Do you have any evidence backing up your assertion that this figure is wildly off-base? I practice in Toronto, know many UofT graduates, and am not surprised by this figure. UofT law graduates are well respected and sought out.

    [quote name="Litsa Katsoulias"]95% employment rate?

    Either that's a typo or this survey was conducted on Survey Monkey and then analyzed by a monkey.

    It is possible that students land articling upon graduation (although it is definitely not at a 95% rate) but ask them how they do once they're called.[/quote]
  • Are you joking??

    Lord Diplock
    There is not doubt that UofT is one of Canada's pinnacle law schools (although at times heavily debated at dinner parties). However, the 'goods sold' by UofT (i.e.Bay St) and the deans stats of 95% "employment rate", should be contemplated over a brandy. Considering the latest stats, UofT intake is about 200 and Bay St gave the nod to 277. (please google-running out of characters), It is preposterous and asinine to think 190 of those went to Uof T grads. Although admission is difficult, unless your father/mother (nevermind only your white father), they do have a min grade of 70% awarded, even if you pass by lectures and pass gas.
  • Did you even understand what you read?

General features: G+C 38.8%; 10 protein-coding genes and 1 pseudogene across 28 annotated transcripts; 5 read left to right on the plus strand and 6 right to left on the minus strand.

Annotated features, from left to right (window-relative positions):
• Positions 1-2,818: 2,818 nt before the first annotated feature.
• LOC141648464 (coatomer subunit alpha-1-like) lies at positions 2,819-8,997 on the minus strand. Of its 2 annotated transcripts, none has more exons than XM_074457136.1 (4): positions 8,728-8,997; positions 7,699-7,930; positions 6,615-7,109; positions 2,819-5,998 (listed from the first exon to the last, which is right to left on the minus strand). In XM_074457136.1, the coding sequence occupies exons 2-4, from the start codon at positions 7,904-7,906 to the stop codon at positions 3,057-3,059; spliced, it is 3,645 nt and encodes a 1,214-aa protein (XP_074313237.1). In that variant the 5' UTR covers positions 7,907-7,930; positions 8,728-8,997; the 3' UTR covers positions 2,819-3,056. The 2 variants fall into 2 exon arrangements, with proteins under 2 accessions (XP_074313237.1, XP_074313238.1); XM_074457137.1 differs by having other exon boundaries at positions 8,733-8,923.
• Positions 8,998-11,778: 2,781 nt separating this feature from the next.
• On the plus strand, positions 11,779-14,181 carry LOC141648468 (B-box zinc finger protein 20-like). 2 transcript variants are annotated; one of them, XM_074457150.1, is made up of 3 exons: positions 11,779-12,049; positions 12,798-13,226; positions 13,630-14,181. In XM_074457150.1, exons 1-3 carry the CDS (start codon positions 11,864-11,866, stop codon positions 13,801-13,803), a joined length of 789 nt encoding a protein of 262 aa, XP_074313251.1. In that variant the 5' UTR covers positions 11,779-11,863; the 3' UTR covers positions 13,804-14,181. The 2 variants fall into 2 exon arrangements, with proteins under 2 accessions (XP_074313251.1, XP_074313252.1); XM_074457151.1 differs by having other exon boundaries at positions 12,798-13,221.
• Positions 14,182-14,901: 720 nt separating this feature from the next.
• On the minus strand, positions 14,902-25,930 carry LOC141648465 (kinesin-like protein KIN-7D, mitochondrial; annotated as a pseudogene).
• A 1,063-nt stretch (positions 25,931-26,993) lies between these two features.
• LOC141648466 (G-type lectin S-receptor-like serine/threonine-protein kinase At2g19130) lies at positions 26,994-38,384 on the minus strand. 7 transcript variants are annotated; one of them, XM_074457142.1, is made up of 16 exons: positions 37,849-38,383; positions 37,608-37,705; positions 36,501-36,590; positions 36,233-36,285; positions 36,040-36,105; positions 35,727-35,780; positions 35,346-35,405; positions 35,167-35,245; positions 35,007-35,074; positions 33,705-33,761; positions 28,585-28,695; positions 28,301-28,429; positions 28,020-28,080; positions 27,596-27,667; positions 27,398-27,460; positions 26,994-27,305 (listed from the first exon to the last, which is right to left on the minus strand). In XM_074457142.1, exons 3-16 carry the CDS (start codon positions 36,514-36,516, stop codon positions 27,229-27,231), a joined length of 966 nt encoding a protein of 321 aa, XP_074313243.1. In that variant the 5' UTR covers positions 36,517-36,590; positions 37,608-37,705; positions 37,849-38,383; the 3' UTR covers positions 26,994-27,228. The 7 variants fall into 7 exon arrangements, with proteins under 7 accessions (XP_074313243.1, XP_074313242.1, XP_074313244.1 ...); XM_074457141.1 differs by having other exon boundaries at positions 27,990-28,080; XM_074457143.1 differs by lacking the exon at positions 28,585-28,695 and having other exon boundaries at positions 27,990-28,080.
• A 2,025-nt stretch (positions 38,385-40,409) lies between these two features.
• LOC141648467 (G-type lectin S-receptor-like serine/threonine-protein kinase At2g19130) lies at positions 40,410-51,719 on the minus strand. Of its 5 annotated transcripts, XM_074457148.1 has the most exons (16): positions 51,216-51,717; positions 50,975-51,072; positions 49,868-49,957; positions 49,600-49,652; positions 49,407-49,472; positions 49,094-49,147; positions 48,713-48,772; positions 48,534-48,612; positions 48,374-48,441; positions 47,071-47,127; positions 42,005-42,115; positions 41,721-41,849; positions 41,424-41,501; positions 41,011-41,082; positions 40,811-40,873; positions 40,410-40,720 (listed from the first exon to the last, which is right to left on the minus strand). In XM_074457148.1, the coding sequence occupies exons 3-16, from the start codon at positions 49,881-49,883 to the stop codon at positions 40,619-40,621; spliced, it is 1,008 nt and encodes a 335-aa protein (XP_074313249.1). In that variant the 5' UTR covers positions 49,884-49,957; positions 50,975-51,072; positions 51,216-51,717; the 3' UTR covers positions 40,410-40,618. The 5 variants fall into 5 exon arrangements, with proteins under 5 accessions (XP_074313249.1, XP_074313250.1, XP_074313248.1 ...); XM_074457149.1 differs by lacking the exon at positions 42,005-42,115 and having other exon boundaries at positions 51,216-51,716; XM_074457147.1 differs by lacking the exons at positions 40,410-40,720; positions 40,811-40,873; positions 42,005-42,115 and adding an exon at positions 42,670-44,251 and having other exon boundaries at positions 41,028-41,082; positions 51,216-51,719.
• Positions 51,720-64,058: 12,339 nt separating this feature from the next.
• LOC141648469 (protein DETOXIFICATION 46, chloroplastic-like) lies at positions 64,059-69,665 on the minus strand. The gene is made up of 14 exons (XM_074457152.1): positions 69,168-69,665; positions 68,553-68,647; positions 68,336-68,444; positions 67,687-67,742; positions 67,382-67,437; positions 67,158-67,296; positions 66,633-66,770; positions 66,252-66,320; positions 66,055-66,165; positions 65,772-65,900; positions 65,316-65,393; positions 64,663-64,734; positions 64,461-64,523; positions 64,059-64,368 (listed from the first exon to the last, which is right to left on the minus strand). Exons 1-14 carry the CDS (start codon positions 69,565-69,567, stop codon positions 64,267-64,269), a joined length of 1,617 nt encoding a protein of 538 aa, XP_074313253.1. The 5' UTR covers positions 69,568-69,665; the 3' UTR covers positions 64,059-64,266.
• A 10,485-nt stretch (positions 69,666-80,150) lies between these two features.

Johh Deia
    95% of grads find employment. This does not mean that each and every one of them found a job on Bay St.
  • The 95% figure

    Litsa Katsoulias
    Thank you for your comment. I should have reformulated my comment in order to make it a little more clear. In no way did I intend to question the credibility of the assistant Dean nor the quality of the pool of law graduates from U of T.

    Since I run a law student employment website with over 5000 members (of which 64% are from Ontario) and am an articling student, I felt as though that figure was surprising given that I receive emails almost every day from law students (including students from the University of Toronto) about how they are struggling to find articling positions let alone jobs once they are called. I don't question that there is a market for U of T grads but I am frankly surprised to hear that figure given the current job market for law grads. My comment was impassioned and could have used better formulation so I do apologize for that.
  • I

    i.... l.
    Thank you. Best of luck.